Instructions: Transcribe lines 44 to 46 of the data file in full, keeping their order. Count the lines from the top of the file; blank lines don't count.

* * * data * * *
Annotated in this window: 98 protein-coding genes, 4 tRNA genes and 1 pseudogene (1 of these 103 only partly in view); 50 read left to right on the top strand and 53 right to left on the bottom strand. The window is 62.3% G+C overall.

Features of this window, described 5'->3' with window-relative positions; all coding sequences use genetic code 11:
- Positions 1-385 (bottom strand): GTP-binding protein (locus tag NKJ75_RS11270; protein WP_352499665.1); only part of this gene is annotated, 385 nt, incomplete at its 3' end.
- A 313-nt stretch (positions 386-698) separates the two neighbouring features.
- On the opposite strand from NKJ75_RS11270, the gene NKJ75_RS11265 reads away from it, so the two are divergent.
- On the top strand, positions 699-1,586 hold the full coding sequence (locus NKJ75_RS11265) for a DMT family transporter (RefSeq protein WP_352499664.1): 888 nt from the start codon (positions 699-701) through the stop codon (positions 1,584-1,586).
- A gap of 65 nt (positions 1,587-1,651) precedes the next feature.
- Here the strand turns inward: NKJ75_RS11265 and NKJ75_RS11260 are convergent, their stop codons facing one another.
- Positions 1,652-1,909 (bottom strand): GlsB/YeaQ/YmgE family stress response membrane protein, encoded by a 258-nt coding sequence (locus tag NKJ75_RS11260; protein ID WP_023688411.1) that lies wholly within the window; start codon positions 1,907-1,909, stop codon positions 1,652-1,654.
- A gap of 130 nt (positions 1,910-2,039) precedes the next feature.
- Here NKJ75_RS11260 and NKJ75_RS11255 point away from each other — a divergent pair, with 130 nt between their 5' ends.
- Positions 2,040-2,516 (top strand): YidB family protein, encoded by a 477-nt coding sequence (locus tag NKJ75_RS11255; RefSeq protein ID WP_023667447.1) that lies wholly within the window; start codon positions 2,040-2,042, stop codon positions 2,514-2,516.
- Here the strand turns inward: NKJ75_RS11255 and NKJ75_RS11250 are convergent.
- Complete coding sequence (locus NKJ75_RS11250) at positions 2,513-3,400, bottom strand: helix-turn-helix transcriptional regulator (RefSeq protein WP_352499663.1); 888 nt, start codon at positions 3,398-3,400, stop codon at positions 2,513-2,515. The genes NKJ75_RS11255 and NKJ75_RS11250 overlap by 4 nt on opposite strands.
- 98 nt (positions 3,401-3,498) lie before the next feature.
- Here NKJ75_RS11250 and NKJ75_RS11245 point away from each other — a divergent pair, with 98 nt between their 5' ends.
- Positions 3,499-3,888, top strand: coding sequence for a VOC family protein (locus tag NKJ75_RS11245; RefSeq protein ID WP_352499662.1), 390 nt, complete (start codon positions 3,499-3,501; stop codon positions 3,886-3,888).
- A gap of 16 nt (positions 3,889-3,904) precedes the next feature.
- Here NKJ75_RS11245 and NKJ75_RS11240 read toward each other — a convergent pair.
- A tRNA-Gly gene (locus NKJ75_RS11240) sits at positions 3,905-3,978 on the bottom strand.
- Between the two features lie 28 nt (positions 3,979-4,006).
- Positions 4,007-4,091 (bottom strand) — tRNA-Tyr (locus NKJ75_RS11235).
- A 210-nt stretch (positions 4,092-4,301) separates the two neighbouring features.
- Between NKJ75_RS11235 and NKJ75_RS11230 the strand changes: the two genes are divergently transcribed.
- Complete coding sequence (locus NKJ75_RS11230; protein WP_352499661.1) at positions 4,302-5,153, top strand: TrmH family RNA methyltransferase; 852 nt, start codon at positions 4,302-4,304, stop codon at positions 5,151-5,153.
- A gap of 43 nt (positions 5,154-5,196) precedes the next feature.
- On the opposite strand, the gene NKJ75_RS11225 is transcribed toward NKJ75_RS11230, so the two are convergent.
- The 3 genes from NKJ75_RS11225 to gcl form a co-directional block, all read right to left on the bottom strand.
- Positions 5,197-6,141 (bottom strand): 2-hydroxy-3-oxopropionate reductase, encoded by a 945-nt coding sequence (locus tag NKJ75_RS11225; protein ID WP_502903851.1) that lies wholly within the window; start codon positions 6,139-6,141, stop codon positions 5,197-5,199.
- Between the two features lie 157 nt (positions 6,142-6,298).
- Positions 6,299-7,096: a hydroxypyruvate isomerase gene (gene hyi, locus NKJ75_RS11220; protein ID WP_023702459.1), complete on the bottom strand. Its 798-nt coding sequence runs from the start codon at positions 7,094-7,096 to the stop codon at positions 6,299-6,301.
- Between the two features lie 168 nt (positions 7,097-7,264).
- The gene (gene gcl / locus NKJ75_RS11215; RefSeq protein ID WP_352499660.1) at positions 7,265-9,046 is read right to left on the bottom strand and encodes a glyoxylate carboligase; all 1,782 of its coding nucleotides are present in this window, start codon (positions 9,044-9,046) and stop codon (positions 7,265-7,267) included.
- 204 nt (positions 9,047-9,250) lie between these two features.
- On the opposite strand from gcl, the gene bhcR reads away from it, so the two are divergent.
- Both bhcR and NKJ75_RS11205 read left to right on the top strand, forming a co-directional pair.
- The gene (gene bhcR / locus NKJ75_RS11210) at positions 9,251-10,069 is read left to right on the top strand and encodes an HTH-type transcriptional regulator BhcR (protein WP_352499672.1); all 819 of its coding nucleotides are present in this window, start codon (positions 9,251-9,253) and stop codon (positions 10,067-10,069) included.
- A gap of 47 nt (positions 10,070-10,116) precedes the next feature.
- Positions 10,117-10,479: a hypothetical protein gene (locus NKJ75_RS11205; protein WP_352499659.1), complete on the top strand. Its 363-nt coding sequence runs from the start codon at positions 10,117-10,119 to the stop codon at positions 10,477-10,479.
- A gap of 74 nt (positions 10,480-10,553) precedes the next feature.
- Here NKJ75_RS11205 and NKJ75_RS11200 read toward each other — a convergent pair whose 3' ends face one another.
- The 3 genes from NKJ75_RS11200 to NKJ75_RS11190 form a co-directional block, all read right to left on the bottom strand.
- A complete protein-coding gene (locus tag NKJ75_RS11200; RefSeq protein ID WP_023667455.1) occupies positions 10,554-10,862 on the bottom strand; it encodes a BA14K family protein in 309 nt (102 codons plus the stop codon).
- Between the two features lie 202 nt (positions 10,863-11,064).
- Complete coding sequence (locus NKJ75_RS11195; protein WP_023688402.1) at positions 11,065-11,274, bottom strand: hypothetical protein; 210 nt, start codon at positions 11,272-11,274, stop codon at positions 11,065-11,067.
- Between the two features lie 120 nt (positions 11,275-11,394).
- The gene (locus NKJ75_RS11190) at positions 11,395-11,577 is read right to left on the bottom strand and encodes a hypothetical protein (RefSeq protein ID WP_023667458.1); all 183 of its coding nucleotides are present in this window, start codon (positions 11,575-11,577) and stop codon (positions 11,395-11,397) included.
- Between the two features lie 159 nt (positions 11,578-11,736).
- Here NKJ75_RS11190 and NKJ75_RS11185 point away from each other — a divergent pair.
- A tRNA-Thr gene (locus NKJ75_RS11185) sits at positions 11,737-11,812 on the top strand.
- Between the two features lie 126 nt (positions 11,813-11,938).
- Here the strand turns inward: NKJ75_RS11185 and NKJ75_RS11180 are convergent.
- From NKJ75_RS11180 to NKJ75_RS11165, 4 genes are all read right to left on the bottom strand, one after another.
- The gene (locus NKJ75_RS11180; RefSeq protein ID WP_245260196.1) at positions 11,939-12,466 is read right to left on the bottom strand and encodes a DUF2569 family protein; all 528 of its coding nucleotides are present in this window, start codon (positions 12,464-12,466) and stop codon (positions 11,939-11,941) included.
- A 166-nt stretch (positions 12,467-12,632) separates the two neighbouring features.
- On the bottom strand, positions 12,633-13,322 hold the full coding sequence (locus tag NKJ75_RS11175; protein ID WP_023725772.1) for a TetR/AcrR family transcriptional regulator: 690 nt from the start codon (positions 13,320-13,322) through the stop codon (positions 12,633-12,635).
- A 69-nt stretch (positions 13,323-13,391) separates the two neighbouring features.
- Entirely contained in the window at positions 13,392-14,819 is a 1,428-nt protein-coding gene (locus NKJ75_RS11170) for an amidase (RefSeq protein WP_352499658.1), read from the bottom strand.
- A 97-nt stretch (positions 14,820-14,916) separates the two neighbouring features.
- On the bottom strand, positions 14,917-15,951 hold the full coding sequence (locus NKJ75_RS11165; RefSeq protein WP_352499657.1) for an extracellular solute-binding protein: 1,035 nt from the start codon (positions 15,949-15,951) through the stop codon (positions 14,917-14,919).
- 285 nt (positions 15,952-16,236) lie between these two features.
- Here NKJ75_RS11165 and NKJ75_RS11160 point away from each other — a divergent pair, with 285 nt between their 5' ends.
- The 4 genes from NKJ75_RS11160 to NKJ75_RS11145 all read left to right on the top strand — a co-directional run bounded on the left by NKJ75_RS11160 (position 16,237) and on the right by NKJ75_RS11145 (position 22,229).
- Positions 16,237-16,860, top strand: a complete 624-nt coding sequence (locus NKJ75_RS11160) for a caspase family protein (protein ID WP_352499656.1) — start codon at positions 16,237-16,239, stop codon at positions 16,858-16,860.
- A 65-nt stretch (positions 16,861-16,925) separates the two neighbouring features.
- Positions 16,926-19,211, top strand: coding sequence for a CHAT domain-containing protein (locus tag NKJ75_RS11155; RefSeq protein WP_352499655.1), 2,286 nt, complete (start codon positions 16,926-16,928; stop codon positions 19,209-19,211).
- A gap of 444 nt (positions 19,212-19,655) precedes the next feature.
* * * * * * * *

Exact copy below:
- Between the two features lie 202 nt (positions 10,863-11,064).
- Complete coding sequence (locus NKJ75_RS11195; protein WP_023688402.1) at positions 11,065-11,274, bottom strand: hypothetical protein; 210 nt, start codon at positions 11,272-11,274, stop codon at positions 11,065-11,067.
- Between the two features lie 120 nt (positions 11,275-11,394).